3 ears such as head- and earphones used to reproduce music or speech whether at the workplace or during leisure, nailguns used close to the head, and combined exposure from a close-to-ear sound source and an external sound field. The test subject, equipped with the miniature microphone in its ear canal, is exposed to the sound source(s) in question. The sound pressure level is measured in one-third-octave bands, L ear,exp,f. Each of the one-third-octave band levels L ear,exp,f is adjusted with the diffuse-field frequency response L DF,ear,f. The diffuse-field frequency response L DF,ear,f is determined or - if suitable and preferred - taken from tables. ISO/DIS :2000 [2] shows a list of L DF,ear,f values at three different ear canal measurement positions: i) at the eardrum, ii) at the open entrance, and iii) at the blocked entrance of the ear canal. L DF,ear,f is the difference, as a function of one-thirdoctave frequency bands f, between 1) the sound pressure level L DF,ear,f at the ear canal measurement position with the subject exposed to a diffuse reference sound field, and 2) the sound pressure level L ref,df,f of the same reference sound field with the subject absent (ref: measured with a reference microphone). It is given in one-third-octave bands. By the adjustment with the diffuse-field frequency response L DF,ear,f the corresponding diffuse field related one-third-octave band sound pressure levels are obtained. Further adjustment using the A-weighting constants and subsequent combination of the one-thirdoctave band levels lead to the final result: The diffuse-field related equivalent continuous A- weighted sound pressure level, L DF,Aeq. That means that L DF,Aeq is determined as follows: L DF, Aeq ( L L A ear,exp, f DF, ear, f + f ) / 10 = 10 lg 10 db (1) f whereas L DF,ear,f is determined by: = L L (2) L DF, ear, f ear, DF, f ref, DF, f The determination of the free-field related equivalent continuous A-weighted sound pressure level, L FF,Aeq is also possible. It is analogous to the determination of L DF,Aeq using 'FF' instead of 'DF' and correspondingly a free reference field (ref,ff) - instead of a diffuse reference field - but then combined with a free-field frequency response L FF,ear,f. L FF,ear,f is the difference, as a function of one-third-octave frequency bands f, between 1) the sound pressure level L FF,ear.f at the ear canal measurement position with the subject exposed to a frontally incident plane sound wave, and 2) the sound pressure level L ref,ff,f of the same sound field with the subject absent. The tabled L FF,ear,f values are listed in ISO/DIS :2000 [2] for the three ear canal measurement positions: i) at the eardrum, ii) at the open entrance, and iii) at the blocked entrance of the ear canal. Another possibility is the determination of L FF,Aeq or L DF,Aeq using a manikin instead of a test subject. The manikin shall be equipped with ear simulators including microphones. Replace 'test subject' by 'manikin' in the description of the determination of sound exposure above. But the microphones of the ear simulator are not miniature microphones and the positions of the microphones are defined by the design of the manikin and ear simulator. Furthermore 'ear' has to be replaced by 'M' within the symbols.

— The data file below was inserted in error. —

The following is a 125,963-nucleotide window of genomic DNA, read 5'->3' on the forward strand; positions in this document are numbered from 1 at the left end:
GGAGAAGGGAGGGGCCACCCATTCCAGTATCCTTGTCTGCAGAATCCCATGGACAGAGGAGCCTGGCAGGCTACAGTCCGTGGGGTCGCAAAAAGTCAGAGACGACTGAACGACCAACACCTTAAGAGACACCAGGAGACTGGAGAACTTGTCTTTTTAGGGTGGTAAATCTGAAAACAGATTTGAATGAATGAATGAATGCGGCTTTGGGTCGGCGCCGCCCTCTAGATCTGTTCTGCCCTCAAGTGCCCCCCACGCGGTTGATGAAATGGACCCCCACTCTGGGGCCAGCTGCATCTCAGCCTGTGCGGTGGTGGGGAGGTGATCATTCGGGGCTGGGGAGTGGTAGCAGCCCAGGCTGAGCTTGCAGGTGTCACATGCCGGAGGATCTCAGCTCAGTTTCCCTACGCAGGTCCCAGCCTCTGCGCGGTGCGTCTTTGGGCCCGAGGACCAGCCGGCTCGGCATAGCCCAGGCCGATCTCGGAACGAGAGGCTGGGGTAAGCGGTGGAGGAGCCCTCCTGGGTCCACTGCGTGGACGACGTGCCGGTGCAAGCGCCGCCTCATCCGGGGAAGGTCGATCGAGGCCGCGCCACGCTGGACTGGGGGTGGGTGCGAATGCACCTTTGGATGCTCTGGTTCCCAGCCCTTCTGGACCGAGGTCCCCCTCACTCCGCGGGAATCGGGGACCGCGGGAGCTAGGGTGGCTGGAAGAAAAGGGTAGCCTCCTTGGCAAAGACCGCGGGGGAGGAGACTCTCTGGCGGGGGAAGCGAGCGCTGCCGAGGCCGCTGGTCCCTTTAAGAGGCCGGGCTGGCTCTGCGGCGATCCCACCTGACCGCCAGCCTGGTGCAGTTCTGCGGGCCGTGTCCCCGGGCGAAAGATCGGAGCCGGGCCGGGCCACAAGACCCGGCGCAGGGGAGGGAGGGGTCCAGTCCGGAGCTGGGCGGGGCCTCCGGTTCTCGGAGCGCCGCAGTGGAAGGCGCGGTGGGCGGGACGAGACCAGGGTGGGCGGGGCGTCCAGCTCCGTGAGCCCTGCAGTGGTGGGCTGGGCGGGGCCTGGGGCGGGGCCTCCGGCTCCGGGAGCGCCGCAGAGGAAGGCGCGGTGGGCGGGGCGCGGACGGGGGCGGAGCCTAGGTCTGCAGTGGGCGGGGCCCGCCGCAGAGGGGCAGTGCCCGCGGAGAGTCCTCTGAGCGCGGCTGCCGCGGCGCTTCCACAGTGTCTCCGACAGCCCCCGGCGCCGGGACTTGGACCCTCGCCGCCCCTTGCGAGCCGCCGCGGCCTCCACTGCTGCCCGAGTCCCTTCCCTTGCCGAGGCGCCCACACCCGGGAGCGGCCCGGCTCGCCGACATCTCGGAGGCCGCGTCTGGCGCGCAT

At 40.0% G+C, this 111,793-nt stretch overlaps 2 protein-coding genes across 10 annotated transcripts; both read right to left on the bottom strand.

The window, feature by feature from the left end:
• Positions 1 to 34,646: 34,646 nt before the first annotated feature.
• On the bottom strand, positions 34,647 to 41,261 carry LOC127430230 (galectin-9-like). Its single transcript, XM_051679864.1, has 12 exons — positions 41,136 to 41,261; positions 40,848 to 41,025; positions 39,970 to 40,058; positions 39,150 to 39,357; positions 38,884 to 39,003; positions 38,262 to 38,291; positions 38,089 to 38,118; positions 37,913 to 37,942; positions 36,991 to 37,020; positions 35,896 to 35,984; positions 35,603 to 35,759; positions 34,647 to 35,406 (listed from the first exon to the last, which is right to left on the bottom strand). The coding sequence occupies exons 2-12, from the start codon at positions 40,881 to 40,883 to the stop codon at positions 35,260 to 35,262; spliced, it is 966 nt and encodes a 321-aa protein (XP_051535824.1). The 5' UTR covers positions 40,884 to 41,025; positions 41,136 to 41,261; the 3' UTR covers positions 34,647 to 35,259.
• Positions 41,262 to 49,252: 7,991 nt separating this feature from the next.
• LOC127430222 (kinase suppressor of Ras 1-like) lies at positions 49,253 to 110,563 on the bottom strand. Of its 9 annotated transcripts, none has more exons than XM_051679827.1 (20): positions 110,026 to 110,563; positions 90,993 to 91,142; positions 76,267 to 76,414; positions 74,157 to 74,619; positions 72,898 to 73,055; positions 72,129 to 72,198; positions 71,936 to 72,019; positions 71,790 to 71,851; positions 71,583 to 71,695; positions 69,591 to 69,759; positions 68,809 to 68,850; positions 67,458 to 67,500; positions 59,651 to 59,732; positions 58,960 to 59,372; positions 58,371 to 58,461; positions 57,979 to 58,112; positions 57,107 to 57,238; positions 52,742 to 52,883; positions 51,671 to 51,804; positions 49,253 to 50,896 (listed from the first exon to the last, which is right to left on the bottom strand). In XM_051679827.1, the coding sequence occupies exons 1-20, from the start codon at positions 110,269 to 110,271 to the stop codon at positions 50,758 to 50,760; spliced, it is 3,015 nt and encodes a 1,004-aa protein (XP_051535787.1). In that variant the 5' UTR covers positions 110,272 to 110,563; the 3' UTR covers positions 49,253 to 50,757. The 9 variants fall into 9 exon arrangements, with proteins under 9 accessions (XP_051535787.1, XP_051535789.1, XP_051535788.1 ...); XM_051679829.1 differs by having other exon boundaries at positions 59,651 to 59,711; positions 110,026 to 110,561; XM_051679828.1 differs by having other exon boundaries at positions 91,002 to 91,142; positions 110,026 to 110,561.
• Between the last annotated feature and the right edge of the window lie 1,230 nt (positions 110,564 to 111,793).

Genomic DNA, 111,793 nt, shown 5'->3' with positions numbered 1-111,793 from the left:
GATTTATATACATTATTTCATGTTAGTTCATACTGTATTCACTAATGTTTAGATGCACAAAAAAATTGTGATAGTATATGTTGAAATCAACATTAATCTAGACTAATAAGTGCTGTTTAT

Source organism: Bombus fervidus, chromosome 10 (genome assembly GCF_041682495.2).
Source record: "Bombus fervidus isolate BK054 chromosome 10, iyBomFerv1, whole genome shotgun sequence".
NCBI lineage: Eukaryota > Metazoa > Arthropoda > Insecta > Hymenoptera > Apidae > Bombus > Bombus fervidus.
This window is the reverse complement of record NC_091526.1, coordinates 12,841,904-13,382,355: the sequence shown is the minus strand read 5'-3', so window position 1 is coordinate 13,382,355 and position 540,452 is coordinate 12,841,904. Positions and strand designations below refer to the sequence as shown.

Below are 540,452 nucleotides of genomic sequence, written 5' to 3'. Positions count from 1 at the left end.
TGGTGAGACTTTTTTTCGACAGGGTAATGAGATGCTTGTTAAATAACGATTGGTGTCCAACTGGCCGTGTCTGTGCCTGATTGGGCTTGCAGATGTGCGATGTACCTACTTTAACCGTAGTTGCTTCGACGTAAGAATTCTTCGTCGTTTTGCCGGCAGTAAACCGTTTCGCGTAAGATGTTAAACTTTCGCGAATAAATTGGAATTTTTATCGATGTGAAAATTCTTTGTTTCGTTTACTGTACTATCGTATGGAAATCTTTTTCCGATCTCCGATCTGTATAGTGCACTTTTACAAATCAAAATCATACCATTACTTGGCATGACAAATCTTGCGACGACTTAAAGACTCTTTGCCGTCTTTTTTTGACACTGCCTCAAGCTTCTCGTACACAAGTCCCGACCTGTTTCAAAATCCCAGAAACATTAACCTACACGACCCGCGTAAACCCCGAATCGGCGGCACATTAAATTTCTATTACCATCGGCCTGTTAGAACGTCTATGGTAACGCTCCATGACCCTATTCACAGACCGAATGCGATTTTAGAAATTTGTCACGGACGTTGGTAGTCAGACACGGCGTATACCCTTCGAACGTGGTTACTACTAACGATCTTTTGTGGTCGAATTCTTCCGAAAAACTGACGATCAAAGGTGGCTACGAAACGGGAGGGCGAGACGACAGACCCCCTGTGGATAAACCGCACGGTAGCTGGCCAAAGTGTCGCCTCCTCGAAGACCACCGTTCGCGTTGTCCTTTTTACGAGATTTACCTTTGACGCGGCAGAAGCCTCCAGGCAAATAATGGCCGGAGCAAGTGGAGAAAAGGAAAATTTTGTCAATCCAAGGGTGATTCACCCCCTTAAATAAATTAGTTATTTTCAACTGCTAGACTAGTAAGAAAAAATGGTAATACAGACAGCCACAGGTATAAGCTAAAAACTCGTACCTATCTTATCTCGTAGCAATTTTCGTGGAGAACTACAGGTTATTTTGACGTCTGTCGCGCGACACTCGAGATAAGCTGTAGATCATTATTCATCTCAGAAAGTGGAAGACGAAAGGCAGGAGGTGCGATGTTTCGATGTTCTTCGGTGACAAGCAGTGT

4 3. Instrumentation The sound pressure in the ear canal of a test subject shall be measured by a microphone, which is either a miniature microphone placed in the open ear canal as shown in Figure 2 a), or a probe microphone consisting of a microphone placed outside the ear and equipped with a probe tube placed in the ear canal, s. Figure 2 b) or a miniature microphone placed at the entrance of the blocked ear canal presented in Figure 2 c). The microphones in the ear canals shall be used in such a manner as to avoid any risk of damaging the ear. In cases where the sound exposure exceeds limit values laid down by regulations the blocked ear canal technique providing sufficient sound attenuation for the test subject shall be used. To confirm the medically safe use on subjects a qualified person should assess the ear canal measurement microphones and their mounting. This person should also specify the hygiene requirements to ensure safe use. In case a manikin is used it shall satisfy the requirements of 3.4 and 4 of IEC 60959:1990 [4]. Figure 2: MIRE-technique measurement instrumentation as shown in ISO/DIS [2]. 4. Selection of measurement procedure MIRE-technique and Manikin-technique strive for the same result, the mean value for a population of the diffuse-field or the free-field related level. Whether MIRE- or manikin-technique is applicable depends on different aspects.